Guide to business gas purchasing for SMEs

This guide has been designed for anyone running a small or medium-sized business. You do not need any prior knowledge of energy buying to use this guide effectively.

Much of the advice is tailored to businesses which use between 32,000 kWh and 120,000 kWh of gas annually, but many of the lessons are applicable to gas consumers both big and small.

Introduction from Head of Energy Procurement, Paul Rafis

paul
“If you run a business, you will know the headache that volume energy purchasing can cause; the risks are large and nothing is ever guaranteed. The most important thing that I’ve learned from my experience in the energy industry is that it pays to have a strategy. There’s lots of procurement guides out there – people write entire books about the subject. This guide is different; the information below is designed to be accessible by anyone, particularly owner-managers and small business leaders. Small and medium-sized businesses do not have the same range of purchasing options as procurement managers in large energy-intensive businesses, but there are a number of ways that smaller firms can make energy purchasing work to their advantage.”

Using this guide, you will:

  • Come to understand the gas market.
  • Better understand your gas needs.
  • Learn about effective fixed price purchasing.
  • Learn about some alternative buying methods.
  • Get practical advice on how to reduce your gas bills.

Why do I need to understand the gas market?

Energy procurement strategies are all about protecting your bottom line. Gas and electricity are probably some of your biggest overheads, and if you are working to a tight budget then fluctuating energy prices can be difficult to manage.

Failing to understand the gas market, and failing to develop an energy strategy, will result in a failure to control your costs.


 

Understanding the gas market

Natural gas makes up one of the largest and most competitive commodity markets in the world. It is difficult to confidently trade natural gas because prices can vary by large margins across short periods of time.

Current gas prices are lower than they have been for a number of years, but what should owner-managers do with this information? Is it better to wait and see if prices will drop further, or hedge your bets and buy now?

Understanding the energy market is not just about price points and historical data, it is about learning about the various components of the marketplace and how they interact with each other.

Breaking down the gas market

supply-chain

As it travels from the gas fields to your place of business, gas will be bought and sold several times by suppliers and traders of various sizes. The closer to the source that you buy, the cheaper your gas will be.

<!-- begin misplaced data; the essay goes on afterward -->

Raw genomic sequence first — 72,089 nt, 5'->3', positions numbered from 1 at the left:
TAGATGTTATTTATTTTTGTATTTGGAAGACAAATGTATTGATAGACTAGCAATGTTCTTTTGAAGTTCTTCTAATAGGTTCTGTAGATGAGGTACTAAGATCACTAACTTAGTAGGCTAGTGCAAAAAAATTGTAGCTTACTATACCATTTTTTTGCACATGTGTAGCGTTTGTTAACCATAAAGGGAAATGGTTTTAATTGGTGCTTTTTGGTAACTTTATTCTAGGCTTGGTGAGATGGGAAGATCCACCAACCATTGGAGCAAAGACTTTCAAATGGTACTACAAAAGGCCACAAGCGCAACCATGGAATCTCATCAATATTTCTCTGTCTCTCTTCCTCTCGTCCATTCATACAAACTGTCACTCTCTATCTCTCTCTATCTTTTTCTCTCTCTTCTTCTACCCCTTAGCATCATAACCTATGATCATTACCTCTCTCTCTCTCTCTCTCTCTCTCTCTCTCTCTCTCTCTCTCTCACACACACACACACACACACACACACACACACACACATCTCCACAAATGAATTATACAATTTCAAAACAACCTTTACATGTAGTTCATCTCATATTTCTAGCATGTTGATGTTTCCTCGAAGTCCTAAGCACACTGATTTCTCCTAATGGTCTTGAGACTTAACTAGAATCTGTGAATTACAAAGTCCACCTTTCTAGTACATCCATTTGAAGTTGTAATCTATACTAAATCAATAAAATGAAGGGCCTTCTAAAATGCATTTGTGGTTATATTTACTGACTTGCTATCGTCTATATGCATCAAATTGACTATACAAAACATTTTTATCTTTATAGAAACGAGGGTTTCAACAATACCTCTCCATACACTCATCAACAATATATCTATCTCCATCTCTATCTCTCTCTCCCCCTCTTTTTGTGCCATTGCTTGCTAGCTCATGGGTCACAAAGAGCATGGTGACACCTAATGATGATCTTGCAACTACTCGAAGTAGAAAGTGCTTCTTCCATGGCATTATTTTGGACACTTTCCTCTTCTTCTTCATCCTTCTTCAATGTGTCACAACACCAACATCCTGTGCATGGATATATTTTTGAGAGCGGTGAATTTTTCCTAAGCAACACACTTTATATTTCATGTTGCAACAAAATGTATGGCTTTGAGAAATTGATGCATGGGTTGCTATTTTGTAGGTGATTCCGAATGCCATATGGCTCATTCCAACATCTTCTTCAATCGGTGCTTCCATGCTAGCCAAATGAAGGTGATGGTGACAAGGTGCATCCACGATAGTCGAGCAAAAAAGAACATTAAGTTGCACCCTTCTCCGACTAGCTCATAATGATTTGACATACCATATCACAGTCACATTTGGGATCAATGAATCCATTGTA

Smaller businesses can go directly to suppliers, but usually they will not be purchasing in enough volume to register on a supplier’s radar.

That’s why businesses use traders or brokers like Business Gas.com to negotiate better rates and to advise on the optimum time to buy.

Advantages of using a broker

  • Brokers help businesses understand the complex gas market, including the risks involved and the terms and conditions.
  • Brokers will offer advice on the right time to buy and the right price to bank on.
  • Brokers develop deep bonds with suppliers and are better placed to negotiate for the best rates.

What makes up the gas price?

There are several components which make up the wholesale gas price.

Wholesale gas prices vary so much because the price is influenced by a myriad of factors, including the price of oil, market or political instability, as well as production and storage levels.

There’s also an array of third party charges, including distribution and transmission. While wholesale prices have been falling over recent months, these third party charges have increased.

pie

Understanding your consumption

Is your gas bill accurate?

Many businesses pay too much for their gas, not because they are on the wrong contracts or because they are wasting energy, but simply because they do not have a smart gas meter.

Smart gas meters allow businesses to say goodbye to estimated bills and only ever pay for what is used.

They also let owners take control of their gas expenditure. They are helpful for identifying areas of wastage and installing one is a useful first step to reducing energy bills.

Editor’s tip: I can’t stress how important smart energy meters are. If you take just one thing away from this guide, invest in a good smart meter.

How much gas do you use?

Once you have a smart meter, it is important that you learn how to use it effectively. Gather information on your consumption patterns as far back as possible and use a professional reporting platform to spot trends in the data.

Knowing how much you use and your patterns of consumption will allow you and your broker to negotiate for a better contract rate.